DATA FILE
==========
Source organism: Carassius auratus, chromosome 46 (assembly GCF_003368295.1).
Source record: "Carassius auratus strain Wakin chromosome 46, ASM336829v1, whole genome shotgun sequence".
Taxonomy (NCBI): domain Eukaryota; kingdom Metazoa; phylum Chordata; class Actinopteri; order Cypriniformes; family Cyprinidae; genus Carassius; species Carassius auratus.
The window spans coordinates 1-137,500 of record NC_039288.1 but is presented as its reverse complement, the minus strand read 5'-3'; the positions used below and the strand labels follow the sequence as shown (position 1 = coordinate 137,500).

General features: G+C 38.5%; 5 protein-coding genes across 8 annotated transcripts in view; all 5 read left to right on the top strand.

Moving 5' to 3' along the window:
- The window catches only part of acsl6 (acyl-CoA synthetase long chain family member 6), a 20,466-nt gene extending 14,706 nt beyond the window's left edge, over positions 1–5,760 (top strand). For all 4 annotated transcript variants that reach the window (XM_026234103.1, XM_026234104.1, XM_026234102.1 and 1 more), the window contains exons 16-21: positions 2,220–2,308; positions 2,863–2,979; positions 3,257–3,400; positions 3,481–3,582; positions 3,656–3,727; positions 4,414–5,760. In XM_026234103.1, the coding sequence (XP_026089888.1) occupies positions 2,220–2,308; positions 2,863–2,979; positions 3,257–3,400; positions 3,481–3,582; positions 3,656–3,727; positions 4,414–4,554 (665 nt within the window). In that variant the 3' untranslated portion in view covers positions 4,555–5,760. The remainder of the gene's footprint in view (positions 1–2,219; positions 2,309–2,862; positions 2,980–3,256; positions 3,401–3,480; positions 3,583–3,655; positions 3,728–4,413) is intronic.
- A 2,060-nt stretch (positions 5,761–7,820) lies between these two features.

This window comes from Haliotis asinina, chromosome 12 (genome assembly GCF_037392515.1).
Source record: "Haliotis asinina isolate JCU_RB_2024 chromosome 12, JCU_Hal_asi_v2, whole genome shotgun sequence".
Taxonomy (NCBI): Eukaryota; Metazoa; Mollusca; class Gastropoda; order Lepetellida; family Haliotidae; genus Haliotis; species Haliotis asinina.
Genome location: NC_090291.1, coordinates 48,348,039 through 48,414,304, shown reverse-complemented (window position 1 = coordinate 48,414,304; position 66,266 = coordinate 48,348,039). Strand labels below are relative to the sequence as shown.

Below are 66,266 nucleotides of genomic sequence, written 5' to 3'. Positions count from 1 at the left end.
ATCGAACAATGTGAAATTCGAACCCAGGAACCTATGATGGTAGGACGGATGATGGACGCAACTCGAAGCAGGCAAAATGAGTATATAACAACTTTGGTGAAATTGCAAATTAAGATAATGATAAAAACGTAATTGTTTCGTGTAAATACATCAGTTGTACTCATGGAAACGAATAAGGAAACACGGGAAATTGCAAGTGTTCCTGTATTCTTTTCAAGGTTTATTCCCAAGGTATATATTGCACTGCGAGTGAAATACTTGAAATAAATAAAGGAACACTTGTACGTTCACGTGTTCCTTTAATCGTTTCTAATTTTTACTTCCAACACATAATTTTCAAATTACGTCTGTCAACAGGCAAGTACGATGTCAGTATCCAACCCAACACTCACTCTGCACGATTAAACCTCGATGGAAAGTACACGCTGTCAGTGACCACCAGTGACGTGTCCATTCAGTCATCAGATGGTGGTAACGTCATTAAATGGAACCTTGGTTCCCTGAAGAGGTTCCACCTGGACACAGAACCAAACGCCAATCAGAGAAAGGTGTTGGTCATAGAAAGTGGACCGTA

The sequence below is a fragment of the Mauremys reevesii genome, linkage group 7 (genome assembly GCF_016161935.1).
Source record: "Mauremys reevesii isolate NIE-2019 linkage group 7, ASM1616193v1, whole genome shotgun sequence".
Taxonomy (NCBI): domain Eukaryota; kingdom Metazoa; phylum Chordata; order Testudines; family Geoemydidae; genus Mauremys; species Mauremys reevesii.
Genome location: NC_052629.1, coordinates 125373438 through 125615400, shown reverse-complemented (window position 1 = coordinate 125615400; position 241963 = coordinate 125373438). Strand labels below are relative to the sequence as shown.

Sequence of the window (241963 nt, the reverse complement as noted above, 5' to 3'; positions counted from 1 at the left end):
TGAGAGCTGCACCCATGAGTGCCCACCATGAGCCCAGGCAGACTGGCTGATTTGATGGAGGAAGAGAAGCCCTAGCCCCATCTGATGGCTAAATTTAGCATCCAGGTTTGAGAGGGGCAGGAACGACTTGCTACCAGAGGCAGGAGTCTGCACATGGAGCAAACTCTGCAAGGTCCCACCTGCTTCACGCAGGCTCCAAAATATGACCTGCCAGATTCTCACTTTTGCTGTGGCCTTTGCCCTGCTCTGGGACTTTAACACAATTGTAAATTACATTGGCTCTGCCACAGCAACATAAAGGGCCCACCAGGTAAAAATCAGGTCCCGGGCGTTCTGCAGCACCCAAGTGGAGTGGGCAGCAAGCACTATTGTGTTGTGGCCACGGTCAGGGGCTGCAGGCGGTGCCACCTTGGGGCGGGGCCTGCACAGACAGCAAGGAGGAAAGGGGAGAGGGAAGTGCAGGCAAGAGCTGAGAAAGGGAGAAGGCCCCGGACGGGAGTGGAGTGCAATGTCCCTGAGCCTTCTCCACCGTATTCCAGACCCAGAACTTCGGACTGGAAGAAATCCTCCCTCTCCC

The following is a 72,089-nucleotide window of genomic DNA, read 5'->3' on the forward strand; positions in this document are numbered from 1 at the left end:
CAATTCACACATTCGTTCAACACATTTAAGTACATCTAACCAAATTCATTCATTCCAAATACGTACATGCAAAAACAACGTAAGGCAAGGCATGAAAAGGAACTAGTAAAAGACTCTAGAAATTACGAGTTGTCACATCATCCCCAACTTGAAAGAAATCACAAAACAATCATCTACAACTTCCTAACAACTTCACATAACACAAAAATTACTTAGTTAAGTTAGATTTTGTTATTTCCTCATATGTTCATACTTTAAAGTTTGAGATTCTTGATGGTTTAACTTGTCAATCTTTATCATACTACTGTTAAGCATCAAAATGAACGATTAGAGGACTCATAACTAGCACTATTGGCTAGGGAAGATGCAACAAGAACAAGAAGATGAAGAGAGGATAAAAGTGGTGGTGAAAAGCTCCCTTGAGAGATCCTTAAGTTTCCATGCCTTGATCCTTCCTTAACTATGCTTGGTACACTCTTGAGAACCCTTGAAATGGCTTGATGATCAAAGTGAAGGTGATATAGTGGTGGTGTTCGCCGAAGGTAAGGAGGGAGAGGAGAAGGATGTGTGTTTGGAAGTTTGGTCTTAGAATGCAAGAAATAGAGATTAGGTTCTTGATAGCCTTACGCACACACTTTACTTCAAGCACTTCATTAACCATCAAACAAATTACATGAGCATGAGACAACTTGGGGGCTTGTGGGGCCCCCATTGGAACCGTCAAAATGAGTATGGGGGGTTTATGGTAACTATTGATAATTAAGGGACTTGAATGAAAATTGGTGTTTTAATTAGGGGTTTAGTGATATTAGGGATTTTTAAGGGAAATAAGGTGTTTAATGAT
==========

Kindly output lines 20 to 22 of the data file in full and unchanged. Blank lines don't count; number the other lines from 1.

TGAGAGCTGCACCCATGAGTGCCCACCATGAGCCCAGGCAGACTGGCTGATTTGATGGAGGAAGAGAAGCCCTAGCCCCATCTGATGGCTAAATTTAGCATCCAGGTTTGAGAGGGGCAGGAACGACTTGCTACCAGAGGCAGGAGTCTGCACATGGAGCAAACTCTGCAAGGTCCCACCTGCTTCACGCAGGCTCCAAAATATGACCTGCCAGATTCTCACTTTTGCTGTGGCCTTTGCCCTGCTCTGGGACTTTAACACAATTGTAAATTACATTGGCTCTGCCACAGCAACATAAAGGGCCCACCAGGTAAAAATCAGGTCCCGGGCGTTCTGCAGCACCCAAGTGGAGTGGGCAGCAAGCACTATTGTGTTGTGGCCACGGTCAGGGGCTGCAGGCGGTGCCACCTTGGGGCGGGGCCTGCACAGACAGCAAGGAGGAAAGGGGAGAGGGAAGTGCAGGCAAGAGCTGAGAAAGGGAGAAGGCCCCGGACGGGAGTGGAGTGCAATGTCCCTGAGCCTTCTCCACCGTATTCCAGACCCAGAACTTCGGACTGGAAGAAATCCTCCCTCTCCC

The following is a 72,089-nucleotide window of genomic DNA, read 5'->3' on the forward strand; positions in this document are numbered from 1 at the left end:
CAATTCACACATTCGTTCAACACATTTAAGTACATCTAACCAAATTCATTCATTCCAAATACGTACATGCAAAAACAACGTAAGGCAAGGCATGAAAAGGAACTAGTAAAAGACTCTAGAAATTACGAGTTGTCACATCATCCCCAACTTGAAAGAAATCACAAAACAATCATCTACAACTTCCTAACAACTTCACATAACACAAAAATTACTTAGTTAAGTTAGATTTTGTTATTTCCTCATATGTTCATACTTTAAAGTTTGAGATTCTTGATGGTTTAACTTGTCAATCTTTATCATACTACTGTTAAGCATCAAAATGAACGATTAGAGGACTCATAACTAGCACTATTGGCTAGGGAAGATGCAACAAGAACAAGAAGATGAAGAGAGGATAAAAGTGGTGGTGAAAAGCTCCCTTGAGAGATCCTTAAGTTTCCATGCCTTGATCCTTCCTTAACTATGCTTGGTACACTCTTGAGAACCCTTGAAATGGCTTGATGATCAAAGTGAAGGTGATATAGTGGTGGTGTTCGCCGAAGGTAAGGAGGGAGAGGAGAAGGATGTGTGTTTGGAAGTTTGGTCTTAGAATGCAAGAAATAGAGATTAGGTTCTTGATAGCCTTACGCACACACTTTACTTCAAGCACTTCATTAACCATCAAACAAATTACATGAGCATGAGACAACTTGGGGGCTTGTGGGGCCCCCATTGGAACCGTCAAAATGAGTATGGGGGGTTTATGGTAACTATTGATAATTAAGGGACTTGAATGAAAATTGGTGTTTTAATTAGGGGTTTAGTGATATTAGGGATTTTTAAGGGAAATAAGGTGTTTAATGAT